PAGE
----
Terence Conran Timeline

04 May 2014

Terence Conran Timeline

  • 1931 - Born in Kingston upon Thames

  • 1948 - Enrolled in Central School of Arts & Crafts

  • 1949 - Started workshop in Eastend with Eduardo Paolozzi making furniture

  • 1950 - On the advice of his tutor leaves course at Central to work for architect Dennis Lennon. In the evenings he works on a window display in Simpsons, Piccadilly

  • 1952 - Opens Conran & Company from a basement in Notting Hill, selling furniture from a basement showroom in Piccadilly Arcade

  • 1953 - Opens Soup Kitchen in Chandos Place, inspired by the elegant simplicity of affordable restaurants in France at the time. It housed the second Gaggia machine in London

  • 1954 - Opens Orrery on Kings Road

  • 1955 - Started Conran Fabrics

  • 1956 - Set up Conran Design Group, designing among other things a store design for Mary Quant in Knightsbridge

  • 1963 - Moved his operations to 40,000 square foot factory in Thetford, Norfolk, taking 80 families with him

  • 1964- Habitat retail store opens in Chelsea with staff in uniforms by Mary Quant and hair styled by Vidal Sassoon

  • 1965 - Habitat opens second branch on Tottenham Court Road

  • 1966 - Habitat opens further branches in Manchester, Brighton and Glasgow

  • 1970 0 Neal Street Restaurant opens, which until it’s recent closure was run by Terence’s sister Priscilla and her husband, Antonio Carluccio.

  • 1973 - Habitat’s largest branch opens on Kings’ Road and first branch of Conran shop opens on site of original Habitat store

  • 1976 - Opens Habitat shop in Citicorp building in Manhattan under the name Conran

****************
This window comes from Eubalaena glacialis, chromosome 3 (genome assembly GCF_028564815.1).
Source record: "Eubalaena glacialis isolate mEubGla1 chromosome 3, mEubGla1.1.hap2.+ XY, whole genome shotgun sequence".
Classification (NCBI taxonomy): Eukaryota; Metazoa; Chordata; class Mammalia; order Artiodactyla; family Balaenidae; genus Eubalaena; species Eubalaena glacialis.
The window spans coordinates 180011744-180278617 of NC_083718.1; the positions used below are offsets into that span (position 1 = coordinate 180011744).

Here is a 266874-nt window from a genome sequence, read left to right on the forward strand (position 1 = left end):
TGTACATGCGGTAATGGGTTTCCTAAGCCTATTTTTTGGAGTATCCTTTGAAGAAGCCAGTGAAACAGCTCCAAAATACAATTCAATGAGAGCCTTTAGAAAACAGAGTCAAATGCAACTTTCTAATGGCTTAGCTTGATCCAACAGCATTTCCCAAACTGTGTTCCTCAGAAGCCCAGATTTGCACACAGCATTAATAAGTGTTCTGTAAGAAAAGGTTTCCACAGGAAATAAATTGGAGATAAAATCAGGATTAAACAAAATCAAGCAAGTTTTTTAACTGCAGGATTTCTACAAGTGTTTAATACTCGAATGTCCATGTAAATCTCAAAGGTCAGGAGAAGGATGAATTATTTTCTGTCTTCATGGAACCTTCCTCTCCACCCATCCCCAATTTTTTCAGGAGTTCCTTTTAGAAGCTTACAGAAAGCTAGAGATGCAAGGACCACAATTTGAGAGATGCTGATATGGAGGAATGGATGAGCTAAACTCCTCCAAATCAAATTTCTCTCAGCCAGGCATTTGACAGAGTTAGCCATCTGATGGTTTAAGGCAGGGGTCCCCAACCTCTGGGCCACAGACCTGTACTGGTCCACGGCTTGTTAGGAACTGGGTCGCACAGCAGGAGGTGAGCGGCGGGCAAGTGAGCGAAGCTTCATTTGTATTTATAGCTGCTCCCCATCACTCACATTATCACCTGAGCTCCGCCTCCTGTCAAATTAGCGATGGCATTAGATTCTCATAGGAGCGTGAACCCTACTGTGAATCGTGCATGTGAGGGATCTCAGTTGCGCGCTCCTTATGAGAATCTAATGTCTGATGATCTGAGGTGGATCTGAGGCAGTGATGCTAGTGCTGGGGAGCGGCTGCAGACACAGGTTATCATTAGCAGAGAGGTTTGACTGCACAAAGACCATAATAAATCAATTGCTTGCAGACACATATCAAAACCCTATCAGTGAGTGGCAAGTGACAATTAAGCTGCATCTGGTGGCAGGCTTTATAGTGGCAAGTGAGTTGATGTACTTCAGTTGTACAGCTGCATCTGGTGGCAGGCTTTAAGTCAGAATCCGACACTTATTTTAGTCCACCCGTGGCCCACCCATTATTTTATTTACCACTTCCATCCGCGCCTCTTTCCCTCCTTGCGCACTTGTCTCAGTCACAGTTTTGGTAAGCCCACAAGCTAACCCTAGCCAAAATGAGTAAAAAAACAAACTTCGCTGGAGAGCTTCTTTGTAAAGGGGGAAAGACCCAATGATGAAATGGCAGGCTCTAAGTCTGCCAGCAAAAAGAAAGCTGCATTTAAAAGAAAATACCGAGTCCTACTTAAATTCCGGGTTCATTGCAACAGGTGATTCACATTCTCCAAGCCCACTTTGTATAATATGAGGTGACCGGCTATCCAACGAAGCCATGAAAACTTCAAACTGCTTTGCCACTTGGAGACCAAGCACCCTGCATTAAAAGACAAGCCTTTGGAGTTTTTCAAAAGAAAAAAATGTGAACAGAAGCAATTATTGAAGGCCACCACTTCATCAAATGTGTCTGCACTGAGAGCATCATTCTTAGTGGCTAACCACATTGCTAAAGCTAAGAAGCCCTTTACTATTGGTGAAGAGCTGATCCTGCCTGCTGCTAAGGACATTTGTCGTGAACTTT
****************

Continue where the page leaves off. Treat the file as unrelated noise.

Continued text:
• 1980 - Conran Foundation set up, dedicated to educating the public and British industry on the values of industrial design. Habitat becomes a public company.

  • 1981 - Boilerhouse (the initial incarnation of the Design Museum) opens at the V&A.

  • 1982 - Purchased Mothercare; launch of Habitat Basics so popular in Japan that Seibu (the department store that franchised the line) developed the ‘no brand’ formula to create Muji.

  • 1983 - Receives his knighthood from Buckingham Palace to become Sir Terence Conran

  • 1985- Conran Octopus created with Paul Hamlyn to produce educational but inspiring books about interiors, gardening and cookery

  • 1986 - Benchmark furniture-making company set up in the grounds of his home in Berkshire.

  • 1987 - Buys the Michelin Building in Fulham Road and refurbishes it to become home for the Conran Shop, Octopus publishing and Bibendum restaurant

  • 1989 - Design Museum opens at Butlers Wharf - "to encourage this country to become a workshop again"; we "need to encourage people to make things". Its job is "to educate, at all sorts of levels, from schoolchildren to industrialists".

  • 1991- Conran Restaurants set up.

  • 1994 – Conran Shop opens in Shinjuku Park Tower in Tokyo
  • 1999 – Conran Shop opens in New York
  • 2000 – Opening, in partnership with Wyndham International, of London’s Great Eastern Hotel which became one of London’s most successful hotels
  • 2003 – Named Provost for the Royal College of Art. Starts developing the Conran Collections, a series of brand licensed products that reflect his lifelong philosophy to bring good quality, contemporary homewares to a wider audience. Ranges now include Bed by Conran, Light by Conran, Terence Conran by Royal Doulton, Content by Conran and Vision by Conran
  • 2004 – Awarded Prince Philip Designer of the Year award for services to design.
  • 2007- Launches range of cookware for Royal Doulton. Becomes an honourary Doctor of Science at Southbank University. Releases book Design: Intelligence Made Visible, with Stephen Bayley
  • 2012 – Design Museum Exhibition: Terence Conran – The Way We Live Now from Awarded The Prince of Wales Medal for Arts Philanthropy which celebrates the impact of givers to the arts.
  • 2013 – a collaboration with JCPenney that brings his easy living aesthetic to the masses
  • 2016 – Terence Conran: My Life in Design published.
  • 2017 – Continues to build his restaurant business with Peter Prescott and Benchmark, his furniture making company.

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